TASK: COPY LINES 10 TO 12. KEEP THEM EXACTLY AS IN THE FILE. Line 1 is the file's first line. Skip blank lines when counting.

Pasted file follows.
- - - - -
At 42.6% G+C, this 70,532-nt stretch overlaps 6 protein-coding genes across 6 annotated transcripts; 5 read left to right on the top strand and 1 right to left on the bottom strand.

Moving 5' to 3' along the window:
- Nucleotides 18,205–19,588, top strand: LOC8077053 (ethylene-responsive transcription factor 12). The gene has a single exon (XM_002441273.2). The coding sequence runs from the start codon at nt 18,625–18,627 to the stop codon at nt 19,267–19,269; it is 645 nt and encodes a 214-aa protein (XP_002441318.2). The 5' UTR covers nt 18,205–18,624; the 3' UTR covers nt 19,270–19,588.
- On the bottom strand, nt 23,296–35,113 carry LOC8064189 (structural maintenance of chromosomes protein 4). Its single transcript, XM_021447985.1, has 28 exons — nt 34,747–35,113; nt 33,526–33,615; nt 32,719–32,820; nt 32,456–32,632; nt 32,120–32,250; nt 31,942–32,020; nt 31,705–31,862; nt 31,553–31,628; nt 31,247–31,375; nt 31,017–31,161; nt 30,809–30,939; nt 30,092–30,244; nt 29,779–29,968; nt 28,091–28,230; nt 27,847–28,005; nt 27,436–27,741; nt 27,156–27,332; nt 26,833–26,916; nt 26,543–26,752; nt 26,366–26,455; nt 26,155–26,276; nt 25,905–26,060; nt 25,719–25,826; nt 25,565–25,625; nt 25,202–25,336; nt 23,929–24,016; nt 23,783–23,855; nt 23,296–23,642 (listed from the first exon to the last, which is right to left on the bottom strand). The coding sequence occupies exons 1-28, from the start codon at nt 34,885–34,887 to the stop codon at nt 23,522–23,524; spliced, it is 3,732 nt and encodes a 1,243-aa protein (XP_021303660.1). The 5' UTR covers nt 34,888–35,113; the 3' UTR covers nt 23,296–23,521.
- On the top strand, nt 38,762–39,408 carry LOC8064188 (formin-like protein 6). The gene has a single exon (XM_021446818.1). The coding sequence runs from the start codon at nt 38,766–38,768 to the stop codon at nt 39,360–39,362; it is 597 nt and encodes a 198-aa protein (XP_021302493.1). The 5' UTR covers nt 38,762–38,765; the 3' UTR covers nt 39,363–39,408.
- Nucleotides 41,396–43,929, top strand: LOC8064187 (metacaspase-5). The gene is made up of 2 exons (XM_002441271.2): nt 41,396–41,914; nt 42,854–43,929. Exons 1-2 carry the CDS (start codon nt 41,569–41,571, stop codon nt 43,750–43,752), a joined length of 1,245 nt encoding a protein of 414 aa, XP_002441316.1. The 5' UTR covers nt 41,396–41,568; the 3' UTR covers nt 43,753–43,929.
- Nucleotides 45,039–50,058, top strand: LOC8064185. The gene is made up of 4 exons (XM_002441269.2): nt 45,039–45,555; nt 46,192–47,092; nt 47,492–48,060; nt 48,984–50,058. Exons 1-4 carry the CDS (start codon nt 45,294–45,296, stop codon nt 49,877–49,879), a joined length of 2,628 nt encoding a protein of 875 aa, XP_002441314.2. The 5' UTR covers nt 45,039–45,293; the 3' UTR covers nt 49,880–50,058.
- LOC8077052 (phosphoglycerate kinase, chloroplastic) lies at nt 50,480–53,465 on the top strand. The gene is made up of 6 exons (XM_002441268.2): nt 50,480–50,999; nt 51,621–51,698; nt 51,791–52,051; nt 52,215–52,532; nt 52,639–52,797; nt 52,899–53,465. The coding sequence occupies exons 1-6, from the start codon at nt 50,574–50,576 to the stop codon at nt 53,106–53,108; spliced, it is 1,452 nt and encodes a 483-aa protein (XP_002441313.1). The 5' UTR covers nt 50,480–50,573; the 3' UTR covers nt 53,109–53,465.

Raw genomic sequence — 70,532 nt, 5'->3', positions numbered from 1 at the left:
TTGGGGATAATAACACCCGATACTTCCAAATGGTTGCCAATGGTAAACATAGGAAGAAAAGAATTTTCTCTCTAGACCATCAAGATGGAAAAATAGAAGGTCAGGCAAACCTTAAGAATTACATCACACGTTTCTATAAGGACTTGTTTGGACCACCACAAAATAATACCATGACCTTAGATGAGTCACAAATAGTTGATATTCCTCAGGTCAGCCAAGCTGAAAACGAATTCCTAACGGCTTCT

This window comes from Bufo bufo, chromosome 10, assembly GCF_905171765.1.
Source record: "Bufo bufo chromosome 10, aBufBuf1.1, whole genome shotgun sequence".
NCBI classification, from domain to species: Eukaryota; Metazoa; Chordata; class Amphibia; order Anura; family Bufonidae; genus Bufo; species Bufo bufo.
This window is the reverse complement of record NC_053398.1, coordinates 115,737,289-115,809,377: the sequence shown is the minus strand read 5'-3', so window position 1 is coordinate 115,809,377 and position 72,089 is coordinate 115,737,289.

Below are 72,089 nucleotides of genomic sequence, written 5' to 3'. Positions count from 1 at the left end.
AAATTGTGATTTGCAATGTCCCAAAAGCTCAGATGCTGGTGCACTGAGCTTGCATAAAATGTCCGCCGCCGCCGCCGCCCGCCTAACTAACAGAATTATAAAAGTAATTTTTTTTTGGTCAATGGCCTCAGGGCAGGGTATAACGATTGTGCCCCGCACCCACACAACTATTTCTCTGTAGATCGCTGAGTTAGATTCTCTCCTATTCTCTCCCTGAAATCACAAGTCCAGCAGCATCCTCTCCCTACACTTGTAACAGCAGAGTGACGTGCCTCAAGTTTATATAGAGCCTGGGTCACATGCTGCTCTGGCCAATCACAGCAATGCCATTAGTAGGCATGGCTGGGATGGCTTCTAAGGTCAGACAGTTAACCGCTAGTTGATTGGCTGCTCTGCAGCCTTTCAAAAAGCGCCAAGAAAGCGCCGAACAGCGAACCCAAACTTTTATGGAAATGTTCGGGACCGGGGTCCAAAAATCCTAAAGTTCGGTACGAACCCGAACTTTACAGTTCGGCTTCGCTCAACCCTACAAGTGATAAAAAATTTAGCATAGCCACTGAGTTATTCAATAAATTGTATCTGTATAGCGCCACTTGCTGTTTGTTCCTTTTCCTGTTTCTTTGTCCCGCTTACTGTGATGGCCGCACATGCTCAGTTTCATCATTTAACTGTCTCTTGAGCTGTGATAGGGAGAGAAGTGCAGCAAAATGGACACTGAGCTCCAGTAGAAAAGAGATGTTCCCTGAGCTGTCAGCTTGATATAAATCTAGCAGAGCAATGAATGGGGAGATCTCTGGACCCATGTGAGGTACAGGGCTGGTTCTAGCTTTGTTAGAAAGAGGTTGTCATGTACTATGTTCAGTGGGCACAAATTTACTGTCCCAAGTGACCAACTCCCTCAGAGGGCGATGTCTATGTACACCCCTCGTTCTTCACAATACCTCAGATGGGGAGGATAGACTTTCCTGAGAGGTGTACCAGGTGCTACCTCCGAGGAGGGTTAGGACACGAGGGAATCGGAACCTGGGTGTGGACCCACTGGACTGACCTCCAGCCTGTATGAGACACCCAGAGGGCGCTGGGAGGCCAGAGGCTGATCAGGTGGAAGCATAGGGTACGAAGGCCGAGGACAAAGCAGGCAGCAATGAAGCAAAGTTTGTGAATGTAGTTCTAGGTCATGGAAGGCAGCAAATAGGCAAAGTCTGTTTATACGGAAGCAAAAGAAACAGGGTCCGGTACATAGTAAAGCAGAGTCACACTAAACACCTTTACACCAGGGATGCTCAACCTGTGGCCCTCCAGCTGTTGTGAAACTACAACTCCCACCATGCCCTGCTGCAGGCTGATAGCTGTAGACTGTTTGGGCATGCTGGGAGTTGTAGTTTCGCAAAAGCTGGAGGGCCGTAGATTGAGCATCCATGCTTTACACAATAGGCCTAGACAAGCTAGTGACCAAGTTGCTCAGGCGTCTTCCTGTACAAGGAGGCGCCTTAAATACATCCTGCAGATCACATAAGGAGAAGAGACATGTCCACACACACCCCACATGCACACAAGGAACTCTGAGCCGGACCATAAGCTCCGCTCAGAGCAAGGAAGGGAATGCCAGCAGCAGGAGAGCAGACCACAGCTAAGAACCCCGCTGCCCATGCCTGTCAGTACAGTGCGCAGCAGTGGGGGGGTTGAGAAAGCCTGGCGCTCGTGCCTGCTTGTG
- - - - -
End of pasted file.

TTGGGGATAATAACACCCGATACTTCCAAATGGTTGCCAATGGTAAACATAGGAAGAAAAGAATTTTCTCTCTAGACCATCAAGATGGAAAAATAGAAGGTCAGGCAAACCTTAAGAATTACATCACACGTTTCTATAAGGACTTGTTTGGACCACCACAAAATAATACCATGACCTTAGATGAGTCACAAATAGTTGATATTCCTCAGGTCAGCCAAGCTGAAAACGAATTCCTAACGGCTTCT

This window comes from Bufo bufo, chromosome 10, assembly GCF_905171765.1.
Source record: "Bufo bufo chromosome 10, aBufBuf1.1, whole genome shotgun sequence".